“You need to establish rules about passwords and about access to the computer system,” Burnette said. “Each employee should have a unique security code, which they are forbidden to share with other employees or even with managers. The passwords should allow access only to those sections of the database required to do an individual’s job.”
It is recommended to use only hardware and software that have been approved by the PCI Security Standards Council (approved vendor lists are available at pcisecuritystandards.org). A company should make sure it uses a fire-wall, and that its wireless router is password-protected and uses encryption. And change the default hardware passwords to complex ones.
“Make sure you have a written policy in place, train your employees properly, and make sure your computer system is PCI compliant,” he added.
Many of the protective steps suggested in this article derive from a broader maxim near and dear to the hearts of security people everywhere: Retain only the information you need.
“Follow the rule that says ‘if you do not need customer information you should not keep it,’” said Burnette.
Education is the first step to safety. Many smaller merchants are not aware of the duty to protect customer data, nor of the continually morphing rules. Ignorance of the law, as always, is no excuse. Taking the basic steps in this article will reduce your risk considerably.
Added Burnette: “Make sure you have a written policy in place, train your employees properly, and make sure your computer system is PCI compliant.”
Phil Perry is a New York-based business writer.
In the Chips
The data security breaches at Target and Neiman Marcus have put a white-hot fire under the push for the adoption of microchip-based credit-card technology to replace the traditional (and, many would say, backward) U.S. standard of magnetic strip cards. (The latter store unencrypted customer data on magnetic stripes.) Advocates of the chip cards, which store encrypted customer data on embedded microchips, say their use minimize the risk of data breaches at the POS.
But how exactly do chip-enabled cards work, and how much additional protection do they really offer?
Cards that store customer data in an embedded microchip as opposed to a magnetic stripe follow a standard called Europay, MasterCard and Visa (EMV), which is used by every developed nation except the United States. The POS terminal typically reads the chip via Bluetooth or Wi-Fi connection, significantly reducing the chance of hackers intercepting the data and also making “cloning” cards with phony duplicates all but impossible.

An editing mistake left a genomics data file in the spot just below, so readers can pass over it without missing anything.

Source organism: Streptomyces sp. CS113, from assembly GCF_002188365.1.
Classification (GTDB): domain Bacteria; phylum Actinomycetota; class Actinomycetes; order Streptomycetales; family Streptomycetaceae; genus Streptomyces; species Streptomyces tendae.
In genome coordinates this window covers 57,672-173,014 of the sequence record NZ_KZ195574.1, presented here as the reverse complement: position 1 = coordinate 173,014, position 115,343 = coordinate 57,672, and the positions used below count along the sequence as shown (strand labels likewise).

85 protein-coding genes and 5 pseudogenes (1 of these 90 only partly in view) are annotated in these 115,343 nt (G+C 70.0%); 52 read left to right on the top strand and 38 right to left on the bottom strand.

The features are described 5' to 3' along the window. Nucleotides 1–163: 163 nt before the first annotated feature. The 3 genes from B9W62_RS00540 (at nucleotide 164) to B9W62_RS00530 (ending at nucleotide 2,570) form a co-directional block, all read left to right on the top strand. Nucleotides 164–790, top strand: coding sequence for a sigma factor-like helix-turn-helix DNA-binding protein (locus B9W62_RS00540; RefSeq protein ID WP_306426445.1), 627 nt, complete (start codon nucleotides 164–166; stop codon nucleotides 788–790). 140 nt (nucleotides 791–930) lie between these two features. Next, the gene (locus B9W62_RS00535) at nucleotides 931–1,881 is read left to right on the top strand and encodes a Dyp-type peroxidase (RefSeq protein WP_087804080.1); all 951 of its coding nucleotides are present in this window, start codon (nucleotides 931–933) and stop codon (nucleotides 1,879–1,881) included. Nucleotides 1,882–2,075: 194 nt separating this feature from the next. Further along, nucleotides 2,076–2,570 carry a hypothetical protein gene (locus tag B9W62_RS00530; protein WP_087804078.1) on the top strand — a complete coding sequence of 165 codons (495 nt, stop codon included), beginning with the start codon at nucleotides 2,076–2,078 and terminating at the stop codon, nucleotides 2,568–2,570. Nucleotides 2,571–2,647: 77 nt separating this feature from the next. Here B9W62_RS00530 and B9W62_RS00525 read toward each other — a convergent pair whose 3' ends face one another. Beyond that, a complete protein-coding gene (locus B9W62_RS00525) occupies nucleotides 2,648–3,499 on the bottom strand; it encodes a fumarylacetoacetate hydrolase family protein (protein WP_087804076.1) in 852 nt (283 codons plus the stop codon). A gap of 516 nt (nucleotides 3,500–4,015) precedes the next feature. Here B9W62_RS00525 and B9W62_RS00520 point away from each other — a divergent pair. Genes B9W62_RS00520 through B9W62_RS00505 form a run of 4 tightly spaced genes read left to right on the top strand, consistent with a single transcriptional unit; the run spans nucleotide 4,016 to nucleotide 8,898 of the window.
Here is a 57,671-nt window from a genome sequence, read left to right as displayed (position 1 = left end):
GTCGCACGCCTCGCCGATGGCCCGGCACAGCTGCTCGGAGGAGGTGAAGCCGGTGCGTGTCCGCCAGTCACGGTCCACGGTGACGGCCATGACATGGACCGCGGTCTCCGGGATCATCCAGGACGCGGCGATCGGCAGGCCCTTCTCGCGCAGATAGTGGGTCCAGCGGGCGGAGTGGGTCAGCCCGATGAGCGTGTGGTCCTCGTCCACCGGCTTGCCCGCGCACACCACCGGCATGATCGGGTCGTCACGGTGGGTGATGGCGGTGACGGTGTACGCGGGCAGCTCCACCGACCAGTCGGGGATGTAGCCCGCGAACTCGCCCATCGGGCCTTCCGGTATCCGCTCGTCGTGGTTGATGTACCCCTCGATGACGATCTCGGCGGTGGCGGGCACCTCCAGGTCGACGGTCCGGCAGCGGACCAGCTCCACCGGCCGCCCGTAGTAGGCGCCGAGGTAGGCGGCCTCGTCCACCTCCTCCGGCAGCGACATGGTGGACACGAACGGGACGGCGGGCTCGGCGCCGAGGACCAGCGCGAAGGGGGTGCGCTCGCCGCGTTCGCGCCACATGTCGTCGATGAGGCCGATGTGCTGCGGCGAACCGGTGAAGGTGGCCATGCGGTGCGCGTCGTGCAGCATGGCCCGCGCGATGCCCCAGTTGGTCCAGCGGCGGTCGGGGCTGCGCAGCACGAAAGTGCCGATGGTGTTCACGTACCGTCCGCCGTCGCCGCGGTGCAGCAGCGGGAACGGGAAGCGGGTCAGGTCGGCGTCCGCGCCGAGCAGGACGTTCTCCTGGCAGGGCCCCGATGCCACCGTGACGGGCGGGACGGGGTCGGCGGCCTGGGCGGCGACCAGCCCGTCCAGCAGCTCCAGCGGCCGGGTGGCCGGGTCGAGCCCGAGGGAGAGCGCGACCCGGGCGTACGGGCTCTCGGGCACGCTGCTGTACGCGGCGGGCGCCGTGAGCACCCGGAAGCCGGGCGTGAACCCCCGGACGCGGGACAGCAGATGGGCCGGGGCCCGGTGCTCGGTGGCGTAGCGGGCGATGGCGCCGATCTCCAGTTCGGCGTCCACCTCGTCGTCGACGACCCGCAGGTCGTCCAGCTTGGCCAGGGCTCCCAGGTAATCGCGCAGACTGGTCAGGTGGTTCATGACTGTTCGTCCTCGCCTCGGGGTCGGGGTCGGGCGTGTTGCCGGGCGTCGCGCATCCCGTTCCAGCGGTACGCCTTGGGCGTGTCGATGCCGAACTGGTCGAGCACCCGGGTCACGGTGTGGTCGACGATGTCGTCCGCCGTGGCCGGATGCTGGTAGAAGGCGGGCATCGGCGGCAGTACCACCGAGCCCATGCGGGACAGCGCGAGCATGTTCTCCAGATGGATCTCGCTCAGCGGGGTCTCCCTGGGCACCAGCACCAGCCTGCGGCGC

The customer can then have their identity further verified by entering a PIN or a signature. Exactly what type of authentication should be used beyond the microchip, which does not itself prevent the use of a stolen or lost card, is the subject of debate. The National Retail Federation (NRF) and Target Corp. both recently came out in support of what is known as “chip and PIN” authentication.
Going the Extra Mile
“The chip validates that it’s the real card,” said Tom Litchford, VP retail technologies NRF, in a February 2014 press conference. “The PIN provides two levels of validation.” And in a February 2014 column published on the Chain Store Age website, John Mulligan, executive VP and CFO of Target Corp., expressed support for U.S. retailers to adopt chip and PIN. Target ran a three-year pilot of chip-based cards from 2001-2004.
“Since the breach, we are accelerating our own $100 million investment to put chip-enabled technology in place,” said Mulligan. “Our goal: Implement this technology in our stores and on our proprietary REDcards by early 2015, more than six months ahead of our previous plan.”
Cost has been a major factor preventing widespread U.S. adoption of chip-enabled cards. The NRF estimates that switching to either form of chip-based card verification would cost $20 billion to $30 billion in software, hardware and card upgrades during a period of several years. The NRF wants banks, acquirers, card issuers and other payment card partners to share costs associated with chip and PIN migration.
Currently, card issuers are primarily responsible for covering fraudulent losses. However, as of October 2015, fraud occurring at U.S. retailers with chip-enabled cards will be the responsibility of the retailer if they cannot process a chip-based payment, which some analysts think will jump-start adoption. Many major U.S. card providers currently or plan to offer chip-enabled cards.
Not a Panacea
Even experts who support adoption of chip and PIN caution it is not a cure-all to prevent the theft of customer payment data. Paula Rosenblum, managing partner at RSR Research, said that hackers in the recent Target data breach used a “phishing” email to take over a computer at one of Target’s HVAC vendors and from there penetrated Target’s network using phony vendor credentials. This let them install malware and steal customer data while bypassing the POS.
“My own point of view is that no fixed standard can give you 100% security in an ever-changing world,” said Rosenblum. She added that chip and PIN is still highly useful, especially if combined with point-to-point data encryption.